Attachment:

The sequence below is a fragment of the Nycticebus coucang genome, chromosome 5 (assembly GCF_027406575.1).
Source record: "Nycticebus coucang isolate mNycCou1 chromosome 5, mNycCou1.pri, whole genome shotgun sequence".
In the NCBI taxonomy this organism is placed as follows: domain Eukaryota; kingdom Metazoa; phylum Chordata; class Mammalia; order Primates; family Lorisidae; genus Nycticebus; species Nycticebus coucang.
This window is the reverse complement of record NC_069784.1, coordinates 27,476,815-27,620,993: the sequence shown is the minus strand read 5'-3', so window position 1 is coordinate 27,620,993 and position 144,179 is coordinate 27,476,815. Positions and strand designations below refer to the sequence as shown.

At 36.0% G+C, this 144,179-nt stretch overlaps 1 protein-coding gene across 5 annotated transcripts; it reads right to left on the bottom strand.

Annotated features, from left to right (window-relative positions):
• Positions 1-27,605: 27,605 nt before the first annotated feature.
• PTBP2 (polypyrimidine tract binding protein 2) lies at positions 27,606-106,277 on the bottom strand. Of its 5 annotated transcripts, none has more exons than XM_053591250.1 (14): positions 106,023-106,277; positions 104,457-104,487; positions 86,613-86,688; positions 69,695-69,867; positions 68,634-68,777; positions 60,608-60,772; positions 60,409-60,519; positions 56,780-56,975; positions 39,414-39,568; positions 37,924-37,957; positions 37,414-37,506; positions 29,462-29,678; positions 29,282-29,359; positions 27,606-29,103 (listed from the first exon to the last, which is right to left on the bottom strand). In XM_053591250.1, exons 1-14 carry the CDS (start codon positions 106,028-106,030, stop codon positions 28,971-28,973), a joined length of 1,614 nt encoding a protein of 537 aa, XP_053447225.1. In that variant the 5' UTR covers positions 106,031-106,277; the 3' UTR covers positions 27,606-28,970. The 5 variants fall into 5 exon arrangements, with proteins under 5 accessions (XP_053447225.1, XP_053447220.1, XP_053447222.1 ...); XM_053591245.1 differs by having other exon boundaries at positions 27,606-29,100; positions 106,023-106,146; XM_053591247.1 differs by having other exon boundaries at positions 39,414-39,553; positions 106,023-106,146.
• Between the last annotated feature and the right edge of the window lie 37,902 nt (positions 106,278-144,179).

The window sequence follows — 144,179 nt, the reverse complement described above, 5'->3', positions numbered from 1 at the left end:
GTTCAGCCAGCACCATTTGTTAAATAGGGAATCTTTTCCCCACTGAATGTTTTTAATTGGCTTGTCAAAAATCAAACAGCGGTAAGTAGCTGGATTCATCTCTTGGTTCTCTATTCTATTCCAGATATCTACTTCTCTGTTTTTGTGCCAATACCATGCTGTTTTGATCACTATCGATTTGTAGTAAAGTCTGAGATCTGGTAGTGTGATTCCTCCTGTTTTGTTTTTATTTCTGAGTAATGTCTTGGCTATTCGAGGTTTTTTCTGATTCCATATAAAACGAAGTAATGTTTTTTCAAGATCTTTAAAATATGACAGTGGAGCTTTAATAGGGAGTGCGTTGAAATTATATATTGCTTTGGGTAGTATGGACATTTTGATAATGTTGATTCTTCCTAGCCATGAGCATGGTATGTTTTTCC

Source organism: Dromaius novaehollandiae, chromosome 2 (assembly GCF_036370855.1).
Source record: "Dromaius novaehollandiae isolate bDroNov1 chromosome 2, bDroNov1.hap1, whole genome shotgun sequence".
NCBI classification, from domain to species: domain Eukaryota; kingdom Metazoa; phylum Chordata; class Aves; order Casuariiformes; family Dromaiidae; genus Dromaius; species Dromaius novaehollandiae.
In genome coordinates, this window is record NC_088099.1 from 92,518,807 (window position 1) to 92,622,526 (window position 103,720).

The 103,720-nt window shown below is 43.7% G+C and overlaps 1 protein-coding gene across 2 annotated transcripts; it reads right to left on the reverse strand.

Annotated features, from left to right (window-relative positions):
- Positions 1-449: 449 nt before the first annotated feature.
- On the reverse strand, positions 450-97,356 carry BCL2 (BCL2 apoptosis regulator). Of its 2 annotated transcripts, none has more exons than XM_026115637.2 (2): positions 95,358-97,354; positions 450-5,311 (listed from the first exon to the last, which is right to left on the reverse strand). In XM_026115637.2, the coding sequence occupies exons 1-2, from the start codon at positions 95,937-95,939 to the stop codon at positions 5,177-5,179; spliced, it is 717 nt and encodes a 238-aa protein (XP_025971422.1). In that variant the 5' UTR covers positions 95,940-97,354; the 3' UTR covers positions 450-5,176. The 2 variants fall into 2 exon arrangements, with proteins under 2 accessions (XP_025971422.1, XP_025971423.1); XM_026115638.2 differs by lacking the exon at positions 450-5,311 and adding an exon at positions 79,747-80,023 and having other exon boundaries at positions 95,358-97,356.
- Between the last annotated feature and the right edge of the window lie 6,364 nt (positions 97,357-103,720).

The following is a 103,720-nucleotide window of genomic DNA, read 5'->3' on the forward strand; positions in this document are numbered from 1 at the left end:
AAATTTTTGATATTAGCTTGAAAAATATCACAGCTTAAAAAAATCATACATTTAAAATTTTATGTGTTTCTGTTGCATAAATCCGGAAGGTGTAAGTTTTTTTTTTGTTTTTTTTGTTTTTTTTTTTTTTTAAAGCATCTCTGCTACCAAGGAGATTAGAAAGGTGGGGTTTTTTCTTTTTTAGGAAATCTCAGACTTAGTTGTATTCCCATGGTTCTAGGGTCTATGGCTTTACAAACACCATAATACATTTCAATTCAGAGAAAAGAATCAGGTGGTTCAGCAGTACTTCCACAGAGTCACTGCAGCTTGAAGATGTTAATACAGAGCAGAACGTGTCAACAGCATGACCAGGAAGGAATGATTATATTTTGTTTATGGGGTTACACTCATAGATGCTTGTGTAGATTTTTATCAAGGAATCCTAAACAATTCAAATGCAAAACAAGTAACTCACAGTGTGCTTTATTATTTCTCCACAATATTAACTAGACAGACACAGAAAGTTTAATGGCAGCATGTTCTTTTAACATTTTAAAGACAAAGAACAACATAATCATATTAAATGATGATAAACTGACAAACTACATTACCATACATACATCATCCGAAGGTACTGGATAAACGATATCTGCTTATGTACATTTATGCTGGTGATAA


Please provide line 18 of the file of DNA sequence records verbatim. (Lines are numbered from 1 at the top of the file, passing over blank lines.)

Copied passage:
- Positions 1-449: 449 nt before the first annotated feature.